During the session ‘Women’s History and Family Lives’ on day two of the conference PhD student Nicolette Snowden discussed the interviews she has conducted with country women from the La Trobe Valley in Melbourne. She argued that why young women decide to stay or leave a country town for the “bright lights of the city” is shaped by a range of factors and is a much more complex decision than it may first appear. The oral history interviews she has conducted suggest that country women’s lives are complex and each woman’s decision to leave or remain in the country must be carefully contextualised.

In the same session, Alistair Thomson discussed preliminary findings from his project on Australian fatherhood in the 1970s-1990s. Using oral history interviews collected as part of the Australian Generations Oral History Project, Thomson argued that many of the men interviewed who were fathers during this period wanted to be more than just “absent breadwinners” instead aspiring to be “active fathers”. However, Thomson suggests that many of these men over-emphasised their roles as fathers with many continuing to be the ‘breadwinner’ in their families and very few taking on the role of primary carer for their children. Thomson’s preliminary findings remind us that we should be ‘cautious’ when using memory sources like oral histories and should interrogate the reasons why people in the present may be over-emphasising their roles in the past.

‘Remembering Catastrophes: Oral Histories of Floods and Bushfires’ brought together historians Scott McKinnon and Margaret Cook to discuss the complexities of experience, memory and commemoration in the wake of natural disasters. McKinnon discussed how the 2003 January bushfires in the Australian Capital Territory (ACT) which killed four people were commemorated in the three-years after the event. Examining oral histories done with those who experienced the bushfires, McKinnon suggests that residents of the ACT had conflicting feelings towards commemoration. In the wake of the bushfires, public commemoration of the disaster emphasised the resilience of the community. However, many survivors wanted to “move on” and focus on how practical reforms could improve bushfire preparedness and responses in the future. McKinnon argues that it is important that in the aftermath of disasters, commemoration does not obscure or overshadow the lived experiences of survivors and how they wish to commemorate the event.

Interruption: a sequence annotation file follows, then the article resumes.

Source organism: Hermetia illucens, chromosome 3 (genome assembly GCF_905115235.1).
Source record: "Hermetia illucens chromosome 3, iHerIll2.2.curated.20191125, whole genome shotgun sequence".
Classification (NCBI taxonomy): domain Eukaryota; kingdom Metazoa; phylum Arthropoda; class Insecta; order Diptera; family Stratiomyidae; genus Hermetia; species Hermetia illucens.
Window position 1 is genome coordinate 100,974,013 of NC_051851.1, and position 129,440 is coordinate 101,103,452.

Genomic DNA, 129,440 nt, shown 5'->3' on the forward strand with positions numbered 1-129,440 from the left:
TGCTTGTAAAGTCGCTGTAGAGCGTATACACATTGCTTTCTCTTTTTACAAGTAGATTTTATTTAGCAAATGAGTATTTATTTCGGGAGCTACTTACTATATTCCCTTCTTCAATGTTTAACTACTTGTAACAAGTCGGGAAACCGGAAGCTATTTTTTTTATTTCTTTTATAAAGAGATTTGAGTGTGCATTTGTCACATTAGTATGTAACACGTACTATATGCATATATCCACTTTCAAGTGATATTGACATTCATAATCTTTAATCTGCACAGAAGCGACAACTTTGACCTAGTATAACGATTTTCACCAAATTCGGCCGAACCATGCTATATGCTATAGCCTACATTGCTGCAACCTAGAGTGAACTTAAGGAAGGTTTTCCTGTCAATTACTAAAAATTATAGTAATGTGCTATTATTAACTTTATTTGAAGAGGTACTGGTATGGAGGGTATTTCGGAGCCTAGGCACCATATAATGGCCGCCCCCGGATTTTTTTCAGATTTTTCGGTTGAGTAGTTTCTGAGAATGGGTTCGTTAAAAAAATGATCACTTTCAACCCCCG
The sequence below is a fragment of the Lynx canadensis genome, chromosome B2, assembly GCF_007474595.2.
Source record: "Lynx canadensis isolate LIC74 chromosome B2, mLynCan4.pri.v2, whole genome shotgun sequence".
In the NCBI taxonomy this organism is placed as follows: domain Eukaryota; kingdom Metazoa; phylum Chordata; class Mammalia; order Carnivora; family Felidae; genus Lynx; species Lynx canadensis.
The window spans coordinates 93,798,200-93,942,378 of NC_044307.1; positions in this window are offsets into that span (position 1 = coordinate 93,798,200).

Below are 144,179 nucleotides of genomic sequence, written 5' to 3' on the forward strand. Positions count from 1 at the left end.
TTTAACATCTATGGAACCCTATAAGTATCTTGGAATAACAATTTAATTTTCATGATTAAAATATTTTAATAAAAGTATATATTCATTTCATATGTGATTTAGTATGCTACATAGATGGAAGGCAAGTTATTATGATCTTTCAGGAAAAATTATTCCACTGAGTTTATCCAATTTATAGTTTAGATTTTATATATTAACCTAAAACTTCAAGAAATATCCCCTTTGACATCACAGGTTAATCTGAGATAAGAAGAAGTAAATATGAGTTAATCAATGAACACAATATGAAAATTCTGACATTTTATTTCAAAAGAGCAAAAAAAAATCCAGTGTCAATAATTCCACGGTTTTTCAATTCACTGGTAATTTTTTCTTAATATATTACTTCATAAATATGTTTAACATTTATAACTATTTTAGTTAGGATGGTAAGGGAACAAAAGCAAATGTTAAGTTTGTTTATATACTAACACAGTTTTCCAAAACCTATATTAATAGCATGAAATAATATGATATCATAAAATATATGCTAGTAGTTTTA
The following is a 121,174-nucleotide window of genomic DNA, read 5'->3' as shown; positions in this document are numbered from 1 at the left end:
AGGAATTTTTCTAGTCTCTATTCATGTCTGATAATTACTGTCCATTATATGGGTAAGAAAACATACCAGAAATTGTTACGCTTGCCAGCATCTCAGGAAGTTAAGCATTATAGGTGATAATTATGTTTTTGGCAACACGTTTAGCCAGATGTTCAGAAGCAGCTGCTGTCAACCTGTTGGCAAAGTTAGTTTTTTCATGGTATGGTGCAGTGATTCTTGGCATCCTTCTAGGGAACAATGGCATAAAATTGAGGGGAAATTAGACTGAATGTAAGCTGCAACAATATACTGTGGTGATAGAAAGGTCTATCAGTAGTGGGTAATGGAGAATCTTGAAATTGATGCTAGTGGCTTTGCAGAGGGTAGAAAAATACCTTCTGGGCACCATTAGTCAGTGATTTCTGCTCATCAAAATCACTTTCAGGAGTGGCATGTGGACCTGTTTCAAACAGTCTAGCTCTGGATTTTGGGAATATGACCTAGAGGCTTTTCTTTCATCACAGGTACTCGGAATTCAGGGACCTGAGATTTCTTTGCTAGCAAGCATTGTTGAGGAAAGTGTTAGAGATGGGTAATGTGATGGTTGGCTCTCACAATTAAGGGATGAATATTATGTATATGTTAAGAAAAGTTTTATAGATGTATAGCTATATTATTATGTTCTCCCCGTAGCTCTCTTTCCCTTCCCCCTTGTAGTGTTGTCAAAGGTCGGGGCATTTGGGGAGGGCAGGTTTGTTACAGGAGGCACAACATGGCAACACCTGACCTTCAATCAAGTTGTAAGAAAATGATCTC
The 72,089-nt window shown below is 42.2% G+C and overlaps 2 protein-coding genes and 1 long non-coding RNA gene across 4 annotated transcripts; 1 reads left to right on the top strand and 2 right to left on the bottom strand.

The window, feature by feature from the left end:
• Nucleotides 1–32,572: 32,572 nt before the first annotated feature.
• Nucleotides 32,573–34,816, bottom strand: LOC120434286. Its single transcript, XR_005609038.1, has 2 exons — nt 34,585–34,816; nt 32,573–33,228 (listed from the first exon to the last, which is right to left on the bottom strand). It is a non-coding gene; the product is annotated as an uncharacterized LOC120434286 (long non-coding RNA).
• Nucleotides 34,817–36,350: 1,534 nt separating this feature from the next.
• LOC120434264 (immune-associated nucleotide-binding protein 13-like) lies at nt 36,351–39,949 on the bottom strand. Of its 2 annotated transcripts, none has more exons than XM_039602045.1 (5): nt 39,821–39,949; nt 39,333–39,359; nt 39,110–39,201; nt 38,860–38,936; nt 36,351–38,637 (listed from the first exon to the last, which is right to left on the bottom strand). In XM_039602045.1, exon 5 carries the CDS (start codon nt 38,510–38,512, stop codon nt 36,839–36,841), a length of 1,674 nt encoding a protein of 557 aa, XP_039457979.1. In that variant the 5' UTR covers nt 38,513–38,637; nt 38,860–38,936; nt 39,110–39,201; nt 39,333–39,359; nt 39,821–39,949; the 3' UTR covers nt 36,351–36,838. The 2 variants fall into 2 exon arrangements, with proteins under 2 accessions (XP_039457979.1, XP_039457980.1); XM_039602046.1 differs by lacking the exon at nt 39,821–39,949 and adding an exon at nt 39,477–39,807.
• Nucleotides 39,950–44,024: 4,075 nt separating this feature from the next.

Following on from McKinnon, Margaret Cook examined the aftermath of the January 2011 floods in Brisbane and used oral history to record the experiences of “the flooded versus the not flooded”. For Brisbane residents whose homes and possessions were destroyed in the flood, the disaster would irrevocably change their lives. In the aftermath of the flood, many Brisbane residents who were not affected came together to form the “mud army” and travelled to flooded areas to help those affected. However, for those whose homes had been flooded, the influx of strangers into their neighbourhoods and their homes as part of a volunteer clean-up effort that was often ad-hoc and chaotic added to the trauma they had already experienced. Cook suggests that we must learn from past disaster recovery efforts and improve our responses. These improvements may include better training for volunteers and better coordination of recovery efforts just to name a few. Both McKinnon’s and Cook’s papers reveal how oral history interviews about past natural disasters can be used to practically inform the present.  

The 2019 Biennial Conference of Oral History Australia showcased the interesting and diverse ways that oral history is being used both nationally and internationally by historians and those working in the GLAM sector. I think, however, one of the most important takeaways from the conference was that it demonstrated the unique capacity of oral history to both produce intimate stories about the past while fostering intimate relationships in the present.